Life. It can be so strange. Accidental moments may colour your entire life. I don't know why but I have thought about Pat in the last few days.
Who was Pat? She was a Scottish woman I had a steady relationship with in my last months at university. Thirty five years ago. She cooked meals for me and loved me. We were good together. She quietened some of my wildness. Showed me how to relax with people and be less combative. We danced. We visited Glasgow and Edinburgh and she sat by my side when I drove the students' union minibus all the way down to London for a political demonstration. She so much wanted to please me. She would ask my opinions about her clothes and make-up - stuff I never really cared two hoots about. I met her parents and her sister. Stayed in her family home. Got drunk with her. We talked and talked and woke together in many silver-grey dawns. That was Pat.
At Christmastime of 1977, I moved back to England to embark on my momentous teaching "career" (ha!). I was in a vast, tough comprehensive school in a godforsaken South Yorkshire mining village. Those first weeks were the hardest apprenticeship ever. I could sink to the bottom of the sea or I could swim. I chose to swim. And one of the things that kept me afloat was my growing love and affection for Pat. I couldn't wait to see her at February half-term.
Back in Scotland I returned to her. Less than two months had passed. I wanted her love and friendship to soothe my battered soul. I reached for her but she shut me out. The door was closed literally and metaphorically. I tried to get in but she was having none of it. There was no explanation just exclusion. She was lost to me as if those golden months before had never really happened. I never saw her again. It was a puzzle.
At Christmastime 1979, I met my Shirley. Before the winter of 1981 we were married. We had a mortgage and bills to pay. We were in love. We pedalled the treadmill of work before our babies came. A son and a daughter. Perfect. And then there were the other two we never met - the ectopic might-have-been children who got away like fish we failed to land. I think of them too. So I almost forgot Pat.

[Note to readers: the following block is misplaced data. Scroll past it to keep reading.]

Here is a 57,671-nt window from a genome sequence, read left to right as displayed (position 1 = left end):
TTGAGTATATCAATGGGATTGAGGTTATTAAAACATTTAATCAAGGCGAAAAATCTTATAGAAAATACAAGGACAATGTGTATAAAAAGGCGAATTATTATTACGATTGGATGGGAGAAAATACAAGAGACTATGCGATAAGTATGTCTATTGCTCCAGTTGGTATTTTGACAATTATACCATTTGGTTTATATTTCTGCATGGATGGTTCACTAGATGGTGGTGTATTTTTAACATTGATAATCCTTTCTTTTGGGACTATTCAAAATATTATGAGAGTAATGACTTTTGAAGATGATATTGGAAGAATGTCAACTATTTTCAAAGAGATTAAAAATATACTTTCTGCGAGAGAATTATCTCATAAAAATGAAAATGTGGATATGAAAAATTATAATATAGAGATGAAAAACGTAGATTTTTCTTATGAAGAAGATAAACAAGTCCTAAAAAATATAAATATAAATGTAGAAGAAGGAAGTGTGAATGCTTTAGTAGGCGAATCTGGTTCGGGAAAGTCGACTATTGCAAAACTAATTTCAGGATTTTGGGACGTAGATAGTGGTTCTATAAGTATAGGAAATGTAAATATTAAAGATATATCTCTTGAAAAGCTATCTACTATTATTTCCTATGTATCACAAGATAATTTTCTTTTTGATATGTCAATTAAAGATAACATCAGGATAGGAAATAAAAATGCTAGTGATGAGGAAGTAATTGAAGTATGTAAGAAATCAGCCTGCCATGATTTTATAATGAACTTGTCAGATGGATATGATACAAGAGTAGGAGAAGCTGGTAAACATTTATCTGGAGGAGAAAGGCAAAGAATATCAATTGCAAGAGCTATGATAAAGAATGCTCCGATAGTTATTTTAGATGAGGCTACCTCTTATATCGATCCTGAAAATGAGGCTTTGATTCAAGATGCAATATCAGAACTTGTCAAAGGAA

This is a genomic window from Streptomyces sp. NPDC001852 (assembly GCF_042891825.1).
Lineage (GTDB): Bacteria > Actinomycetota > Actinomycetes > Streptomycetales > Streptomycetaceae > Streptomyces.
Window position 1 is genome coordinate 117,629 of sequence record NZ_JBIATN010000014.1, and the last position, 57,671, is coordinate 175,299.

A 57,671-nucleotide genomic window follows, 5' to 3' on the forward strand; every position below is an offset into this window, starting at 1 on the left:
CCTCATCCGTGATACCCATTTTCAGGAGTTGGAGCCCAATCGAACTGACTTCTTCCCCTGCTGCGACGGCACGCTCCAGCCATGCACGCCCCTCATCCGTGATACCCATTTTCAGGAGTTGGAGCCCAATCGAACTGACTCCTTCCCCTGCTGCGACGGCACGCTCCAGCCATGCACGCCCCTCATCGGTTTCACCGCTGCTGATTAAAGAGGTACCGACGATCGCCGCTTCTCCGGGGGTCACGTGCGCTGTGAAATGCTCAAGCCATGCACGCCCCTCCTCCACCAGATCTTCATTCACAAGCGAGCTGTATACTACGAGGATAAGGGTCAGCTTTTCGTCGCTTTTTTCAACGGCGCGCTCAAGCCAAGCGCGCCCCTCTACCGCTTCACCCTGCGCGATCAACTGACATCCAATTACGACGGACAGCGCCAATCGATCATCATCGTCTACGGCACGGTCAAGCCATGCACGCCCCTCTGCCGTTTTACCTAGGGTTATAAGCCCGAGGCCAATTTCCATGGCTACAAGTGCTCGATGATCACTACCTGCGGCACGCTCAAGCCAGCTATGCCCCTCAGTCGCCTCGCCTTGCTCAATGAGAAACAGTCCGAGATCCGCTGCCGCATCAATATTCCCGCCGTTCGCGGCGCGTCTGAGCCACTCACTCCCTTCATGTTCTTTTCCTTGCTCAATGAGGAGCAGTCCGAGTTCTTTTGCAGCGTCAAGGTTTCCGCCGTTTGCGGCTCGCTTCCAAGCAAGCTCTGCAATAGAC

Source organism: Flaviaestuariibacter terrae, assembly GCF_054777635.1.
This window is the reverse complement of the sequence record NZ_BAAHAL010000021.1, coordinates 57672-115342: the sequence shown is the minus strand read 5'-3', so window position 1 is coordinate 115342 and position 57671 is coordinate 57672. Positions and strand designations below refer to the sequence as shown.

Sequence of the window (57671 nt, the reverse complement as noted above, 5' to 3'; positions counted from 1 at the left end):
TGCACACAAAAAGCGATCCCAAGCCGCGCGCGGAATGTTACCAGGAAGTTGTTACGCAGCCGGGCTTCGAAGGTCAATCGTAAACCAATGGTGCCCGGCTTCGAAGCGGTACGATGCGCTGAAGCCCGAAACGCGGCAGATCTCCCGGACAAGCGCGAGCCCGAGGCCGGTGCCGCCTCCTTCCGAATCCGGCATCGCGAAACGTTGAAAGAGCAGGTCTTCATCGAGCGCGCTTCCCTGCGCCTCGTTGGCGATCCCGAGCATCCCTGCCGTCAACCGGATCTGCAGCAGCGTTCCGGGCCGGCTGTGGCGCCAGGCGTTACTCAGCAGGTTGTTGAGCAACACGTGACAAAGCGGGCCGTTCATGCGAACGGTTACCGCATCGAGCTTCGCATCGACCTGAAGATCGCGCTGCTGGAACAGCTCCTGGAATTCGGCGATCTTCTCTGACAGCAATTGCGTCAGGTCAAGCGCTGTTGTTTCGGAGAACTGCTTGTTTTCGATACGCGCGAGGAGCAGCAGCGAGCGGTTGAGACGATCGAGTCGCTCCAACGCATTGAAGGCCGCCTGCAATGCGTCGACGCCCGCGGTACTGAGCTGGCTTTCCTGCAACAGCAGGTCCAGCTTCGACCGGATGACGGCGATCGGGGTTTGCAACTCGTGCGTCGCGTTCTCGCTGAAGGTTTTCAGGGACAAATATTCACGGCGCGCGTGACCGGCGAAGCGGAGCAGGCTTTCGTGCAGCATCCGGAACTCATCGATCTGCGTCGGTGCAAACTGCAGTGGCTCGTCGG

Some time in 2001 Pat got in touch with me again through the machinations of the Internet and I asked her - why. Why did you shut me out all those years back? And she told me a mutual "friend" called Andy, who by the way had always had a "thing" for Pat, reported that I had said to him I would never spend my life with her because she was too flat-chested! I emailed back that I had absolutely no memory of saying such a horribly shallow thing but if I did say it then I apologised wholeheartedly - even if it was over twenty years too late.
Pat became a lecturer in a further education college in Scotland. She never married or bore any children and now she lives in her own little apartment in the suburbs of Glasgow having retired from her college just last summer.
After ten years I realise that I never did say such a thing about her. I liked Pat fine the way she was. She was pretty and I respected her. I realise that it was just Andy mischief-making. Spoiling something good that he didn't have. Perhaps he was drunk. Perhaps he was making a play for Pat in my absence. Anyway. It meant that the course of my life and Pat's life changed for good. I believe we'd have been together. We'd have made a home and a family. But it wasn't to be. I went my way and she went hers. I think that it's called the randomness of being.